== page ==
(Photo via FemmeHacks Facebook page)
I was frustrated my freshman year.
It was hard to find a group of women in computer science to form study groups with or to chat with about some of the daily challenges we faced in a mostly male environment — the fact that there might sometimes be more Daves than women in our computing design class.
I heard about PennApps (Penn’s bi-annual hackathon) happening down the street, and overcame my severe imposter syndrome for just a few hours to apply and get in. I went and wished that I had gotten a lot more sleep, saw fewer people in a Red Bull stupor and had T-shirts at swag tables that actually fit me. Why did the East Coast, and even the country in general, have events that often intimidated minorities in participating in them? It’s why I started FemmeHacks, Philly’s first all-women* hackathon for college students (our asterisk refers to any woman-identifying person regardless of sexuality, ability, race, age, etc.).
By 2017, the event has expanded exponentially.
From an organizing team of one to now over 20, and from 30 hackers to over 200, FemmeHacks has had a huge growth spurt since its birth in 2015 — for a few key reasons. For one, hackathons for women-identifying folks have exploded in the past year as the search for more diversity in tech has become more urgent.
The only other major all-women hackathon for college students in the country at the time was Pearl Hacks at UNC. Second, the organizing team has set a precedent for a culture change in hackathons and tech in general. FemmeHacks is not an overnight hackathon, as we want to make sure our hackers are engaged the whole day. We stand by our inclusive language of using the term “all women” to include students who are straight, gay, trans and non-cis women. We make sure we have nutritious (yet delicious!) food and snacks (like made-to-order juices), women-fitted swag and a completely beginner-friendly environment.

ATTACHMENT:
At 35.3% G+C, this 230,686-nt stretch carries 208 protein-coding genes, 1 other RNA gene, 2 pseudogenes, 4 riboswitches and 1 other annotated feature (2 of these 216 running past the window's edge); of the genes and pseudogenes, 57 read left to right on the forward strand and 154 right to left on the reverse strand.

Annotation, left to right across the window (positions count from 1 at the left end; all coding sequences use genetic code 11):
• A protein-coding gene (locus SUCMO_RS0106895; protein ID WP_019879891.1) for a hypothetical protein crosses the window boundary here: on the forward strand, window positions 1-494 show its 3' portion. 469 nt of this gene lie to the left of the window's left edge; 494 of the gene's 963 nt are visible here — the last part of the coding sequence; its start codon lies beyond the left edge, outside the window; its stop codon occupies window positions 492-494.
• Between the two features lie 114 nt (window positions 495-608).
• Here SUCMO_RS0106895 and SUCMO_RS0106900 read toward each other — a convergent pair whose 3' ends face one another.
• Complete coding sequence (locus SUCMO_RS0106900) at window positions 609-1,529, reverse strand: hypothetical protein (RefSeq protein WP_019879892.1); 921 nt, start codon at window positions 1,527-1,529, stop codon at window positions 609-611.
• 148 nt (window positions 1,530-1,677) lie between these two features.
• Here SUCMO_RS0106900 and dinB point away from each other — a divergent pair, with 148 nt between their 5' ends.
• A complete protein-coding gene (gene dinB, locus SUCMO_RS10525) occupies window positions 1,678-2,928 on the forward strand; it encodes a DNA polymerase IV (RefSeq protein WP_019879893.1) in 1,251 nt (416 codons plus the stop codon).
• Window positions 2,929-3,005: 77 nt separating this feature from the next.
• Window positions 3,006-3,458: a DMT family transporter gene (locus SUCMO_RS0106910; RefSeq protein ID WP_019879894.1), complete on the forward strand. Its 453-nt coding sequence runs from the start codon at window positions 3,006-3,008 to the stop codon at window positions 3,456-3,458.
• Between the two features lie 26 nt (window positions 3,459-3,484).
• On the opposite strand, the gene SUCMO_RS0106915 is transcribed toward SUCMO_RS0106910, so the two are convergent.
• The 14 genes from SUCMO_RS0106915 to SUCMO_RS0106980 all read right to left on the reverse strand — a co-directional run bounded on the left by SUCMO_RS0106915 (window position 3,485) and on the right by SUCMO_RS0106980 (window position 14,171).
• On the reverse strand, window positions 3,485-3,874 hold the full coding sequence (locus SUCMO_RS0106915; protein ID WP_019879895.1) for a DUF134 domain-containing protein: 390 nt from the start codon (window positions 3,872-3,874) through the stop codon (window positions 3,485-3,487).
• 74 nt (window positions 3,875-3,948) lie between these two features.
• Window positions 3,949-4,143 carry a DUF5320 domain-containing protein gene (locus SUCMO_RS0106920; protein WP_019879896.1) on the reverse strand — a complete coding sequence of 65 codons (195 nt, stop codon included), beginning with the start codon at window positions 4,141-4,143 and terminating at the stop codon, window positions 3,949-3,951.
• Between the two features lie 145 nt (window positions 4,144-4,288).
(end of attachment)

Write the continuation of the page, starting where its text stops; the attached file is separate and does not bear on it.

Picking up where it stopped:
The hacker experience is something we keep in mind every time we make decisions. Last, our goal was to create camaraderie amongst participants by holding all sorts of fun side events like an industry “adult” panel, a photobooth and a mason-jar-decorating “craft corner” to introduce conversations outside of code.
This year, we held the main event on Saturday, Feb. 25 at Penn’s Pennovation Center, a startup incubator and event space that opened last fall. All of our beginner and intermediate workshops, team formation session and out-the-door line for Chipotle dinner on Friday night were at Penn Engineering. Companies ranging from Facebook to Jane Street to the New York Times brought 30+ women* mentors from across the country to offer a 6:1 student to engineer ratio for anyone seeking project help. Our 198 hackers represented 27 high schools, 10 colleges/universities schools and 92 percent of them felt inspired to keep pursuing tech or CS as a career after FemmeHacks. That’s what it’s all about.
Here’s an infographic we made:
Some of the coolest projects we saw?
- Morse Decoder, a hardware project that translated between English and morse code using an Intel Edison
- Philly-Phestivities, a community calendar that aggregates listings from other Philly news and events sites in one place
Best Beginner Hack:
- CodingMentorship, a website/chatroom that connects students to mentors working in tech already
Best Philly Hack:
- An Android app connecting nonprofits with volunteers for service opportunities in Philadelphia
FemmeHacks is over this year, but not for too long. We’ll start up organizing again later this spring, ready to bring back another awesome weekend of feel-good learning activities and great vibes for the inspiring Philadelphia women in tech. Check us out — femmehacks.io or facebook.com/femmehacks for pictures!-30-
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